Small picture of Donizetti




Wagner's Die Feen

Oper Leipzig, Leipzig, February 16  - May 24, 2013.

Photographs by Kristin Nijhof and Tom Schulze, © Oper Leipzig, courtesy of Oper Leipzig

Report by Russell Burdekin


Wagner is not usually featured on this site but this, his first completed opera, is contemporary with Bellini and Donizetti and is an interesting contrast particularly in this delightful production in Leipzig (who turned it down when it was originally offered in 1834).  Significantly, Wagner’s later preoccupations with the medieval period and in non-mortal worlds are already to the fore. Essentially it is about the trials and tribulations of Arindal, a medieval king, and Ada, a fairy, before they eventually are able to settle down together. Wagner’s music is surprisingly mature and rewarding while offering occasional echoes of past composers and hinting particularly of Rienzi but also, at one point, of the agitated start of Die Walküre.

Here the production by the French/Canadian director/designer team of Renaud Doucet and André Barbe did not start too auspiciously.  A family is gathered for a meal during the rather long (Wagner started as he meant to continue) overture and there was some rather stilted acting to pass the time.  However, it became apparent that the husband, dressed in a cardigan of a most revolting shade of orange, is about to settle down with his CD libretto to listen to a broadcast of  Die Feen from Leipzig. From this point the production never puts a foot wrong. He becomes immersed in the opera and morphs into Arindal, when his role arises, and stays in the role for almost the remainder of the opera.  As he is sat in his lounge, the fairy kingdom suddenly appears above him, its staging having the feel of a “pop up” book and its inhabitants in Beidermeier costume.  As the plot proceeds various fairies including Ada also enter the lounge: are they for “real” or is it all in his imagination?  At other times, the lounge rises to reveal Arindal’s kingdom below, the inhabitants of which are in medieval costumes.  As the plot plays out, the different locales takes centre stage with the associated sets moving up or down.  Finally, the Fairy King, here a Wagner like figure descending from the ceiling suspended from a butterfly,  sets everything right; in the opera Arindal becomes immortal but here the husband is left with his wife on the settee while an indignant Ada and the other fairies all go back to fairyland.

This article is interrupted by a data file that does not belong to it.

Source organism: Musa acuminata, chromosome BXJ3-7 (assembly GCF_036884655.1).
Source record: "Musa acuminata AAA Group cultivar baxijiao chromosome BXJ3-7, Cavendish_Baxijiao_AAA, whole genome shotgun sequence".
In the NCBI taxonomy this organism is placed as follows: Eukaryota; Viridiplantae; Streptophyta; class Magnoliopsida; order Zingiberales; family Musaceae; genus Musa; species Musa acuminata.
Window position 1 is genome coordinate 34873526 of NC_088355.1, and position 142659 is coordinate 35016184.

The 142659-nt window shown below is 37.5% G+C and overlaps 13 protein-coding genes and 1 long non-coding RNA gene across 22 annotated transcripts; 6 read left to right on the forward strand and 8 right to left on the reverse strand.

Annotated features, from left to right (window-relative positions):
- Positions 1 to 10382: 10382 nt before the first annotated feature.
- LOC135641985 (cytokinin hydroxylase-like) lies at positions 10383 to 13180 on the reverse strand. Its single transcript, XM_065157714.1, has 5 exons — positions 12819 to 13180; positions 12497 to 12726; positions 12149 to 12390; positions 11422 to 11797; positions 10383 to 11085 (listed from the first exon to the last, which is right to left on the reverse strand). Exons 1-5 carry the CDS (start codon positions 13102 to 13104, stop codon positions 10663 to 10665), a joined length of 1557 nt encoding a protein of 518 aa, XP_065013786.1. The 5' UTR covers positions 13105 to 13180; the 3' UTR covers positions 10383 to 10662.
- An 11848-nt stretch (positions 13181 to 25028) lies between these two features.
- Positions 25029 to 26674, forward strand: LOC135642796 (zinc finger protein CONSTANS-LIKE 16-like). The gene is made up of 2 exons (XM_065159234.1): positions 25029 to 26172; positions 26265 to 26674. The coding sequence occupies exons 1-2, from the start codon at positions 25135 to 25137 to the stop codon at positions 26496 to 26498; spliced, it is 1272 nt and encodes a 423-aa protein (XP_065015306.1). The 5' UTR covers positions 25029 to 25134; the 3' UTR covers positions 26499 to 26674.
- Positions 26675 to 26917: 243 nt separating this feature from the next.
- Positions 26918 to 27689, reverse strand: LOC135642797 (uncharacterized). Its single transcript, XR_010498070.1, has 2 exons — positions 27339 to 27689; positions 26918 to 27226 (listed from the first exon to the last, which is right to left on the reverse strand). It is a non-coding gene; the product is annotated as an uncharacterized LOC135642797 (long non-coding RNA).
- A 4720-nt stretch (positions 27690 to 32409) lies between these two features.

Arnold Bezuyan found the role of Arindal a bit hard going from time to time but generally coped well enough while Christiane Libor was outstanding as Ada and the chorus and other roles were well sung.  It perhaps goes without saying that the Gewandhausorchester under Ulf Schirmer was excellent.

The production was tailored around Leipzig Opera’s technical facilities and is not intended to appear anywhere else, although it is to be given in a concert performance at the Oberfrankenhalle, Bayreuth.  The production is part of Leipzig’s attempt to highlight Wagner as a native of the city and may explain why they were prepared to fund such an expensive production despite only five performances. Unfortunately, they have not made a DVD, which I find baffling.  Although in no way profound, the production was fluent, energetic, colourful, clear and witty and caught the spirit of the piece to perfection.

Another review can be seen at, while  places the opera within a wider context of Leipzig's Wagner bi-centenary celebrations.


The Team

Der Feenkönig / Groma - Igor Durlovski / Sejong Chang

Ada - Christiane Libor

Drolla - Jennifer Porto

Arindal - Arnold Bezuyen

Gernot - Milcho Borovinov

Farzana - Jean Broekhuizen

Zemina - Viktorija Kaminskaite

Morald - Detlef Roth

Lora - Eun Yee You

Gunther - Guy Mannheim

Harald - Roland Schubert

Bote - Tae Hee Kwon


Gewandhausorchester and Chor der Oper Leipzig


Musikalische Leitung - Ulf Schirmer

Inszenierung - Renaud Doucet

Bühne, Kostüme - André Barbe

Choreinstudierung - Alessandro Zuppardo

Dramaturgie - Marita Müller



Kirsten Nijhof © Oper Leipzig

The fairy kingdom



                                                      Kirsten Nijhof © Oper Leipzig




Tom Schulze©Oper Leipzig

"Arindal", immersed in his listening and Ada




Kirsten Nijhof © Oper Leipzig

The fairy kingdom with Ada and Arindal's children



Kirsten Nijhof © Oper Leipzig

Morald and Lora (Arindal's sister) who eventually succeed to Arindal's kingdom



Kirsten Nijhof © Oper Leipzig

The Fairy King (looking rather like a young Wagner) descends to ensure a happy ending